You can’t target fans by zip code, but you can select a country, region or U.S. state. As of the time of this writing, Spotify didn’t offer a feature to exclude certain people. That might come in handy if you’re promoting a concert but don’t want to waste money marketing to people who have already bought tickets.
How To Create Spotify Ads Using Ad Studio
To start creating your own Spotify ads, head over to Spotify Ad Studio and click Sign Up. The platform is still in beta, and it’s currently only accepting advertisers from the U.S., the U.K., and Canada. You’ll also need a Spotify account. The system will set you up with one when you sign up for Ad Studio if you don’t have one already.
Once you have registered, you can start creating an ad. Click on Your Ads in the top right corner of the screen. Then, click Build Ad in the top left corner to begin working on your ad.
There are three steps to building an ad:
- Set Up
- Budget & Audience
- Ad Creative
1. Set Up
In the set-up phase of ad creation, you get to choose your objective and name your ad. This step is easy; unless you’re an authorized promoter for a particular musician, you’ll choose “Raise awareness for a brand, business, or organization.”
Next, give your ad a name. This will only be visible internally and serves as a good way to organize your ads if you’re creating more than one.
2. Audience & Budget
In this step, you’ll select your audience and budget. Start by choosing a location, gender and age range for your target listener.
You can choose listeners in a particular country, state (Australia and U.S.), city (Australia, Canada, and U.K.) or DMA (U.S). The DMA, or designated market area, includes a metropolitan area as well as its suburbs.
Next, narrow down your audience by listening behavior.
Targeting by genre delivers your ad right after someone has listened to the type of music that you selected. You can choose more than one genre.
Targeting by playlist uses Spotify’s ability to categorize playlists by mood and activity. After someone listens to a playlist that matches the playlist categories that you choose, they’ll hear your ad.
You can also target by fans of a particular artist if you’re a record label or promoter. You can’t target by all of these options; you must choose All Music, Genre, Playlist Category or Fans.
Next, you’ll need to choose the platform or device on which you want your ad to display. Choose all of them unless your ad is platform-specific.
At this point, you can also choose when you want your ad to display. For example, Spotify says that moms are 25% more likely to listen at 5 or 6 am. If mothers are in your target market, you might want to set your ads earlier than a brand that caters to college students. You don’t have to fill this in if you want your ads to play throughout the day.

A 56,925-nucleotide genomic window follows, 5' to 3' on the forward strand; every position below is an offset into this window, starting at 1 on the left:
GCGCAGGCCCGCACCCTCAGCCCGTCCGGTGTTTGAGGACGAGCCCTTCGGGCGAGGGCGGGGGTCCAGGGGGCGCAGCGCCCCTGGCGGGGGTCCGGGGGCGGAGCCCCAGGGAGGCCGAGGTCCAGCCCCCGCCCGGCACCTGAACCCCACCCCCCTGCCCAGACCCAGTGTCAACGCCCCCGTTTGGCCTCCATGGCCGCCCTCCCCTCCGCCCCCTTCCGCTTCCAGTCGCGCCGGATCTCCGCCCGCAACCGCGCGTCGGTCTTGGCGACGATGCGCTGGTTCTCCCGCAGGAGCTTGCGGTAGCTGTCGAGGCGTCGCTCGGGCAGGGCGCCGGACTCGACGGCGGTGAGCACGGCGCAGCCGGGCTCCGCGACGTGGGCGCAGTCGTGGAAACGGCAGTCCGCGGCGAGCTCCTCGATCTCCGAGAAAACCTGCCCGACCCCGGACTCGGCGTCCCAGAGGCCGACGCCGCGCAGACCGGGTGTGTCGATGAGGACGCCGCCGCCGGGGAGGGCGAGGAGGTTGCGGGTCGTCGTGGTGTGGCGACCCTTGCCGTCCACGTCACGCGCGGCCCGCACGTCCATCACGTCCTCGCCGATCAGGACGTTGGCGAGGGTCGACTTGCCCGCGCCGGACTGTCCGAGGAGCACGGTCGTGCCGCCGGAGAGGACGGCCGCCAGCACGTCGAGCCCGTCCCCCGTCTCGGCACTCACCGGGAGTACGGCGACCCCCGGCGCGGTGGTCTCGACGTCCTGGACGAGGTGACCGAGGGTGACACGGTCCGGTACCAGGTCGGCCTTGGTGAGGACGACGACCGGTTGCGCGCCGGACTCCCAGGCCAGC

Finally, you’ll set your schedule and budget. To set your schedule, enter the start and end dates and times that you want the ad to run. Campaigns run from midnight to midnight in your local time zone by default, but you can enter different start and end times.
Remember that it takes time for an ad to be approved. If your ad is approved after the start time, it will begin immediately once it is accepted.
To choose your budget, either pick from the given options or select Custom. You cannot enter an amount lower than $250.
3. Ad Creative
Now, you get to choose what your ad will look like. Every audio ad has a corresponding display to go along with it. This includes a companion image, headline, and link to a URL that users will go to when they click on the ad image.
The image must be a JPG or PNG image that’s 640 x 640 pixels and no more than 200KB in size. You can preview the way this will look on a mobile or desktop. If you have a call to action, it must be included on the image. A directive like “Click here” or “Learn more” will help users understand that they can drill down on the picture to explore your brand further.
Finally, you get to set up the audio creative for your ad. If you already have a sound recording, that’s great. Upload it here.
The audio specs are as follows:
- Length – 30 seconds or less
- File types – WAV, MP3, OGG
- Max file size – 1MB
- Audio – WAV – 16-bit 44.1 kHz MP3, at least 192 kbps RMS normalized to -14dBFS Peak normalized to -0.2 dBFS
You can also provide Spotify with a script, and the platform will create a voiceover for your ad at no additional cost. If you do this, you can choose the profile of the voice that you’d like based on age, gender, dialect, etc.
When you write the script, you’ll need to make sure that it’s the perfect length to sound natural in a 30-second time slot. A script of about 50 to 75 words is perfect. If it’s longer, the actor will speak too quickly, and if it’s shorter, it might sound like it drags on.